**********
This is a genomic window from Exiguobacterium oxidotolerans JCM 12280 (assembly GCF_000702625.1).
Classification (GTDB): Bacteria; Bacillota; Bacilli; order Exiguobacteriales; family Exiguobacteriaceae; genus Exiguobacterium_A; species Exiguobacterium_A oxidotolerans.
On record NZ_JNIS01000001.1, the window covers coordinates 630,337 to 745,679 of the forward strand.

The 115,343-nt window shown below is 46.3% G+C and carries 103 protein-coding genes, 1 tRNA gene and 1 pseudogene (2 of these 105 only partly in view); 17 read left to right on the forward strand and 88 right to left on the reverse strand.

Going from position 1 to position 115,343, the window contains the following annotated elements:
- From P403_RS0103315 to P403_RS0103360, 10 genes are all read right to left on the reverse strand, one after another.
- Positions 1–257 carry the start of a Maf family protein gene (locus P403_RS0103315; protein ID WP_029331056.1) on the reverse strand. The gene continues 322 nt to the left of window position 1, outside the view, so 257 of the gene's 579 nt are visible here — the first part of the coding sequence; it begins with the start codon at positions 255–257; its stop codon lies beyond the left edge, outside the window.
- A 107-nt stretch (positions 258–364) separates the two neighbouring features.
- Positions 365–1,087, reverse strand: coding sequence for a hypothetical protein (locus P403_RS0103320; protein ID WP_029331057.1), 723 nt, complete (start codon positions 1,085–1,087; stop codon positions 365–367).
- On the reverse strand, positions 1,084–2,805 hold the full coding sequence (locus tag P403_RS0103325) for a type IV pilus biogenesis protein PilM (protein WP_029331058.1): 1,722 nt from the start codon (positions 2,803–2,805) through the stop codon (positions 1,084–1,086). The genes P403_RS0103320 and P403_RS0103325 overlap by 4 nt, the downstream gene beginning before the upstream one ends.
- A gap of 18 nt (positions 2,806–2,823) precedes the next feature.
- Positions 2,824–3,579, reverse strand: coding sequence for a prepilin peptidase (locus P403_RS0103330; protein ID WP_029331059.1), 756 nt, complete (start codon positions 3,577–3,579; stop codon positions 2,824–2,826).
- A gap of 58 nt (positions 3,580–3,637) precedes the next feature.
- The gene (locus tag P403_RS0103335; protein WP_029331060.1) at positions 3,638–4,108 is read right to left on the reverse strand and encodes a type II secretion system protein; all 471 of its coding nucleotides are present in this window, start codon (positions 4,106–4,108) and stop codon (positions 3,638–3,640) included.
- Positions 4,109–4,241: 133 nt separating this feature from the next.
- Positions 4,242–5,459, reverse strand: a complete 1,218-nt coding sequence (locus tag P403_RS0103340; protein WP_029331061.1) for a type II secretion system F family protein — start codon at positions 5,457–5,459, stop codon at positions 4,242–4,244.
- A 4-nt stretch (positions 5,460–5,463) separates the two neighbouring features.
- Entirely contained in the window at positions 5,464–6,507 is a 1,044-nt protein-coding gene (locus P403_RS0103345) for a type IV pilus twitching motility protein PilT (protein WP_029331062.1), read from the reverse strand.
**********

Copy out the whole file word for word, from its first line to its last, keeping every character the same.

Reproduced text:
This is a genomic window from Exiguobacterium oxidotolerans JCM 12280 (assembly GCF_000702625.1).
Classification (GTDB): Bacteria; Bacillota; Bacilli; order Exiguobacteriales; family Exiguobacteriaceae; genus Exiguobacterium_A; species Exiguobacterium_A oxidotolerans.
On record NZ_JNIS01000001.1, the window covers coordinates 630,337 to 745,679 of the forward strand.

The 115,343-nt window shown below is 46.3% G+C and carries 103 protein-coding genes, 1 tRNA gene and 1 pseudogene (2 of these 105 only partly in view); 17 read left to right on the forward strand and 88 right to left on the reverse strand.

Going from position 1 to position 115,343, the window contains the following annotated elements:
- From P403_RS0103315 to P403_RS0103360, 10 genes are all read right to left on the reverse strand, one after another.
- Positions 1–257 carry the start of a Maf family protein gene (locus P403_RS0103315; protein ID WP_029331056.1) on the reverse strand. The gene continues 322 nt to the left of window position 1, outside the view, so 257 of the gene's 579 nt are visible here — the first part of the coding sequence; it begins with the start codon at positions 255–257; its stop codon lies beyond the left edge, outside the window.
- A 107-nt stretch (positions 258–364) separates the two neighbouring features.
- Positions 365–1,087, reverse strand: coding sequence for a hypothetical protein (locus P403_RS0103320; protein ID WP_029331057.1), 723 nt, complete (start codon positions 1,085–1,087; stop codon positions 365–367).
- On the reverse strand, positions 1,084–2,805 hold the full coding sequence (locus tag P403_RS0103325) for a type IV pilus biogenesis protein PilM (protein WP_029331058.1): 1,722 nt from the start codon (positions 2,803–2,805) through the stop codon (positions 1,084–1,086). The genes P403_RS0103320 and P403_RS0103325 overlap by 4 nt, the downstream gene beginning before the upstream one ends.
- A gap of 18 nt (positions 2,806–2,823) precedes the next feature.
- Positions 2,824–3,579, reverse strand: coding sequence for a prepilin peptidase (locus P403_RS0103330; protein ID WP_029331059.1), 756 nt, complete (start codon positions 3,577–3,579; stop codon positions 2,824–2,826).
- A gap of 58 nt (positions 3,580–3,637) precedes the next feature.
- The gene (locus tag P403_RS0103335; protein WP_029331060.1) at positions 3,638–4,108 is read right to left on the reverse strand and encodes a type II secretion system protein; all 471 of its coding nucleotides are present in this window, start codon (positions 4,106–4,108) and stop codon (positions 3,638–3,640) included.
- Positions 4,109–4,241: 133 nt separating this feature from the next.
- Positions 4,242–5,459, reverse strand: a complete 1,218-nt coding sequence (locus tag P403_RS0103340; protein WP_029331061.1) for a type II secretion system F family protein — start codon at positions 5,457–5,459, stop codon at positions 4,242–4,244.
- A 4-nt stretch (positions 5,460–5,463) separates the two neighbouring features.
- Entirely contained in the window at positions 5,464–6,507 is a 1,044-nt protein-coding gene (locus P403_RS0103345) for a type IV pilus twitching motility protein PilT (protein WP_029331062.1), read from the reverse strand.